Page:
Beatrice really enjoys my column in The Mountain Eagle. I had to laugh as she always reads my column the first thing. She has been reading my column from the first since I started writing 17 years ago.
Beatrice said the few times that I haven’t had a column that she feels she is missing so much.
Nancy Daren of Mesa, Ariz., who receives The Mountain Eagle, also ordered my book.
“The Beauty of A Rose” has been sent to Florida, Missouri, Arizona, Kentucky and Ohio. Thanks to everyone for buying it, and for all the good reviews.
I still have a few copies left if anyone is interested. This may be the last time that I have it reprinted.
I’m enclosing some old-time sayings. I hope they bring back memories.
Some old expressions have become obsolete because of the inexorable march of technology. These phrases included “Don’t touch that dial,” “Carbon copy,” “You sound like a broken record” and “Hung out to dry.”
In older days we had moxie. We’d put on our best bib and tucker to straighten up and fly right. Heavens to Betsy! Gee whillikers! Jumping Jehoshaphat! Holy moley!
We were in like Flynn and living the life of Riley, and even a regular guy couldn’t accuse us of being a knucklehead, a nincompoop, or a pill. Not for all the tea in China!
Back in the days life used to be swell, but when’s the last time anything was swell? Swell has gone the way of beehives, pageboys, the D.A. spats, knickers, fedoras, poodle skirts, saddle shoes, and pedal pushers. Oh, my aching back. Kilroy was here, but he isn’t anymore.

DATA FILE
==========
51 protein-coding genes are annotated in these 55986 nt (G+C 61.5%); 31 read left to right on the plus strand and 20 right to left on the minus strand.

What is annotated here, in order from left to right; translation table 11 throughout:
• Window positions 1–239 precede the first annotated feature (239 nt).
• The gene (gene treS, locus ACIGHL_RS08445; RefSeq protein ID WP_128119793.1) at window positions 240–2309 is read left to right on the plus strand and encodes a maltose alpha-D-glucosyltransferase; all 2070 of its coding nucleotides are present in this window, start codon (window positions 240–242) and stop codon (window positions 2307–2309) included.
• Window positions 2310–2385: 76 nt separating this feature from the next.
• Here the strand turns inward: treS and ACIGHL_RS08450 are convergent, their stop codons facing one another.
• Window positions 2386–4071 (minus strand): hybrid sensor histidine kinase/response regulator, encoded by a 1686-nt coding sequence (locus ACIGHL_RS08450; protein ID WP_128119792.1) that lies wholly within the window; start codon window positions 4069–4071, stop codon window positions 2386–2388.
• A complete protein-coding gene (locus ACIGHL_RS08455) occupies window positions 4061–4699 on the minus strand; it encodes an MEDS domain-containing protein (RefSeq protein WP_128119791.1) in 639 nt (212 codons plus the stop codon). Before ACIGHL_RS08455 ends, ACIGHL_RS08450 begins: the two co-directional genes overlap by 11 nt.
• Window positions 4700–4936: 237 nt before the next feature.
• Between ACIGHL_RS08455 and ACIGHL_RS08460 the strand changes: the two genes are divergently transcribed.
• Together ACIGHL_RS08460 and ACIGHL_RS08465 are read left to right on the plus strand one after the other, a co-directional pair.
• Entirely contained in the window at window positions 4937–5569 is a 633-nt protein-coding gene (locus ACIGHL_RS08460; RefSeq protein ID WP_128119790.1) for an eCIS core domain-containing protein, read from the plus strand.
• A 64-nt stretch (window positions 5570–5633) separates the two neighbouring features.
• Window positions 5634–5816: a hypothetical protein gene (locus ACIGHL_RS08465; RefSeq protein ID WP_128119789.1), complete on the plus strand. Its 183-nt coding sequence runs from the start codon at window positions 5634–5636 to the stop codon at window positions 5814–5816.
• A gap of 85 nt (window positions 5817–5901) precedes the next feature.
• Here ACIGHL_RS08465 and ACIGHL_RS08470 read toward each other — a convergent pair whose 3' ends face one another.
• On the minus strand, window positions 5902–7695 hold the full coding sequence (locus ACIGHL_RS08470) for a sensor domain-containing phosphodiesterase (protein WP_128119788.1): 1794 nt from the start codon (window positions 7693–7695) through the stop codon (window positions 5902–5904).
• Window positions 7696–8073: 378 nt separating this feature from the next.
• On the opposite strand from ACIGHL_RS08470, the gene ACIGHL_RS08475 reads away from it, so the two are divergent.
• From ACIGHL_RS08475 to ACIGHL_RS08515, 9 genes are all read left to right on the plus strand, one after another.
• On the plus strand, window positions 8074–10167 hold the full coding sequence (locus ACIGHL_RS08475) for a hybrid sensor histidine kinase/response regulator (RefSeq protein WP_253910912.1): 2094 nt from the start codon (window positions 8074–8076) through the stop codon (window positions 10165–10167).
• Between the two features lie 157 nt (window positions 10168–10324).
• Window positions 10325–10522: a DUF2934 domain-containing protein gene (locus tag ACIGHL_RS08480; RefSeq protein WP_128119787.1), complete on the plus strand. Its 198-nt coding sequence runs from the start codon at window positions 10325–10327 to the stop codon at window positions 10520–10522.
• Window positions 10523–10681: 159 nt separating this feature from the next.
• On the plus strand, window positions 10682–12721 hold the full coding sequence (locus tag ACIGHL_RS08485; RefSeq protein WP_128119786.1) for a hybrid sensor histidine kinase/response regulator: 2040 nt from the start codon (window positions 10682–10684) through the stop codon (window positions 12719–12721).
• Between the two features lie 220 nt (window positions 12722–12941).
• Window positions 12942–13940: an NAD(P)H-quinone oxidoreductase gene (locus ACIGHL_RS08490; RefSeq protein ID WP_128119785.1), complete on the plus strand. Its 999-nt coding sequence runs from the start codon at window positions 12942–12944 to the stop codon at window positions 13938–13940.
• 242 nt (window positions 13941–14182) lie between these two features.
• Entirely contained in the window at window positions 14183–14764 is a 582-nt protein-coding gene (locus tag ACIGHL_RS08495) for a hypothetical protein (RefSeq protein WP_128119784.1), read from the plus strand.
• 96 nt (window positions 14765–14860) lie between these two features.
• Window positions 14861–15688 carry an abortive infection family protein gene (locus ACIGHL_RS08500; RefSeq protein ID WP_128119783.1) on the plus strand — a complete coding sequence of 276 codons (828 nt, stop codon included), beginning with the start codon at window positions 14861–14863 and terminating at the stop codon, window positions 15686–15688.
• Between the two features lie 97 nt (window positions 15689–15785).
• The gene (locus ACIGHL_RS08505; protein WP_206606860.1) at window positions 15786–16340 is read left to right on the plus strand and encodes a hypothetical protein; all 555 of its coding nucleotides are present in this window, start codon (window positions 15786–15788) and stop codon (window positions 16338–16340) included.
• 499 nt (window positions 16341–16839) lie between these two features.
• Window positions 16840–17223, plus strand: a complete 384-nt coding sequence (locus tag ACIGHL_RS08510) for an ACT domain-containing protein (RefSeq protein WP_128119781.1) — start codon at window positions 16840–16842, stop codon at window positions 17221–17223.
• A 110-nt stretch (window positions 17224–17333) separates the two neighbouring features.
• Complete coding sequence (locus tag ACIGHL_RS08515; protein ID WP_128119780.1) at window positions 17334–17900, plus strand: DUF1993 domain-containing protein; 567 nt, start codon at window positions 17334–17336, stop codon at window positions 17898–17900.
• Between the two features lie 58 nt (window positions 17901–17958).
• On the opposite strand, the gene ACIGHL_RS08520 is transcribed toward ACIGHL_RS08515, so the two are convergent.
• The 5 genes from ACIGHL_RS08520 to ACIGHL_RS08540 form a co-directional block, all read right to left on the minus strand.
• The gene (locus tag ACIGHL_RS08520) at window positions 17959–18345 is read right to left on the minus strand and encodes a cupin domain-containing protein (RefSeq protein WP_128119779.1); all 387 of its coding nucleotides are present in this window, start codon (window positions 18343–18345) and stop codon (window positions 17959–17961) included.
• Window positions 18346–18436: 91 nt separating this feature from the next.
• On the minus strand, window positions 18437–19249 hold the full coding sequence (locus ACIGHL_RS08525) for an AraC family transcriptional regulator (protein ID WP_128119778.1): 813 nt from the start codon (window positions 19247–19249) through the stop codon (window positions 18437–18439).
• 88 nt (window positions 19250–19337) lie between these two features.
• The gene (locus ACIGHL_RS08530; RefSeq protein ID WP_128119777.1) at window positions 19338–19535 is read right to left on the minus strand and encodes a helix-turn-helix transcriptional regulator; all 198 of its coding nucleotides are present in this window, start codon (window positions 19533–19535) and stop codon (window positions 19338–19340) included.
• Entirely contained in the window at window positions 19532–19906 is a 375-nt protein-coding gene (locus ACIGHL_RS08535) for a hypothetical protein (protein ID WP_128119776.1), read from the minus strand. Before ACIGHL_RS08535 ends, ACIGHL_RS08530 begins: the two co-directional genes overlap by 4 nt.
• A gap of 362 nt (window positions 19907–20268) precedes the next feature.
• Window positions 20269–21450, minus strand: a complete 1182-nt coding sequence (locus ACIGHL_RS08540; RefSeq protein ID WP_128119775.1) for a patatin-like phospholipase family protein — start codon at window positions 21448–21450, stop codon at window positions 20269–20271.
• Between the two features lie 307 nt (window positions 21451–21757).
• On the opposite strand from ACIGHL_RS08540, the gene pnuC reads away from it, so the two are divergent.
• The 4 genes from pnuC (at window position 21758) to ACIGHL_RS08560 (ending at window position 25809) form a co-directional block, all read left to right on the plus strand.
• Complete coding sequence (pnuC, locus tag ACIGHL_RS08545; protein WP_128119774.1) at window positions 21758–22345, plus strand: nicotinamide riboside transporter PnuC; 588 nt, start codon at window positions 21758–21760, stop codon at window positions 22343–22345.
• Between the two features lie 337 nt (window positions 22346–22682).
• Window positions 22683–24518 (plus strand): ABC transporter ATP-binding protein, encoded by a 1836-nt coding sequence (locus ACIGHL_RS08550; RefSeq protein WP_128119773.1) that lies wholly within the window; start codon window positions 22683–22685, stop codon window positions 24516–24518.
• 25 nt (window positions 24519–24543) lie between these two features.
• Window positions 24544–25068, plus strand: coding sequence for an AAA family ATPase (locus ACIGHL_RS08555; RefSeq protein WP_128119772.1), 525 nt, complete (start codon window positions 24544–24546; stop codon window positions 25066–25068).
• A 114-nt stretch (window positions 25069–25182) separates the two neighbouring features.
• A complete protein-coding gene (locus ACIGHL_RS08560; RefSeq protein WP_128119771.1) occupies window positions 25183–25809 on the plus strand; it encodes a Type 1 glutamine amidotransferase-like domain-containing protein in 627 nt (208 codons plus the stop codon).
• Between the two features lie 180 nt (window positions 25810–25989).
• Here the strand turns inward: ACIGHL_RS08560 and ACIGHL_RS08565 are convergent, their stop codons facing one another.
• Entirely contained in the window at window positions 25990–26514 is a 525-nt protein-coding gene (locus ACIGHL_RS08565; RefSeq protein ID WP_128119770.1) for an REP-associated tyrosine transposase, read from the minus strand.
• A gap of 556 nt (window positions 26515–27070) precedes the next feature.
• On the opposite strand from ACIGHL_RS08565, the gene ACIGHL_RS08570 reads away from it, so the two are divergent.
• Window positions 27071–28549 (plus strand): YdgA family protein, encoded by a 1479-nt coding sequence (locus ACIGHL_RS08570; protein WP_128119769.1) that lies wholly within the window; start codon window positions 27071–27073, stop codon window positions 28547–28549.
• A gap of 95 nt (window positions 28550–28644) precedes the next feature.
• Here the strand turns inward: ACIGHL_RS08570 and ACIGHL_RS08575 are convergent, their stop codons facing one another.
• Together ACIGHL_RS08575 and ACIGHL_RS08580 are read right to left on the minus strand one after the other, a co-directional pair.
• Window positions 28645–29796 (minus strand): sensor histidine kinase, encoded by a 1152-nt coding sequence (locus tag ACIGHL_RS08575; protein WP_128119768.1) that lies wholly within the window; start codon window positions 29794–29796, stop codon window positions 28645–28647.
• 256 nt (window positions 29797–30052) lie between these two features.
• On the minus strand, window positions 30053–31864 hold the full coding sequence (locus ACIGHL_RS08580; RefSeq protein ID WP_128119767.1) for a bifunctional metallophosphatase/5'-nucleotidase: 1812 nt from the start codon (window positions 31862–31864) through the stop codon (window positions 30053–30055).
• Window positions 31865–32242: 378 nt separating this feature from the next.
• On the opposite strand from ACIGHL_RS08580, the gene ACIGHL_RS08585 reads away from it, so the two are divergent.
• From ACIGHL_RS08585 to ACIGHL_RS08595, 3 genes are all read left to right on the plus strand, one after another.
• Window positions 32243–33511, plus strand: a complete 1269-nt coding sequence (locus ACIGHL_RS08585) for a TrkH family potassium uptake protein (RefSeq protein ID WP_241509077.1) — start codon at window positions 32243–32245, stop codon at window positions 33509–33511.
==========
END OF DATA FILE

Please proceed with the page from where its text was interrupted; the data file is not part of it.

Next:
We wake up from what surely has been just a short nap, and before we can say, “well I’ll be a monkey’s uncle!” or, “this is a fine kettle of fish!” we discover that the words we grew up with, the words that seemed omnipresent as oxygen, have vanished with scarcely a notice from our tongues and our pens and our keyboards. Poof, go the words of our youth, the words we’ve left behind. They’re gone.
Where have all those phrases gone? Long gone: Pshaw, The milkman did it. Hey! It’s your nickel. Don’t forget to pull the chain. Knee high to a grasshopper. Well, Fiddlesticks! Going like sixty. I’ll see you in the funny papers. Don’t take any wooden nickels.
It turns out there are more of these lost words and expressions than Carter has liver pills. We of a certain age have been blessed to live in changeable times.
For a child each new word is like a shiny toy, a toy that has no age. We, at the other end of the chronological arc, have the advantage of remembering there are words that once did not exist and there were words that once strutted their 15 minutes of fame upon the earthly stage and now are heard no more, except in our memory.
See ya later, alligator! After while, crocodile!
This really brought back things when I read this as I am sure it will to lots of you readers.
Hello to Les and Pat Wagner, and the family. I hope you are doing alright.
Hello to Mike and Marcia Caudill. I will be glad when Carcassonne Square Dance will resume. Darlene, T., along with Fred and Alice Campbell, I am ready to head for Campbell’s Branch Community Center, just to listen as I probably may never be able to dance.
Until next time.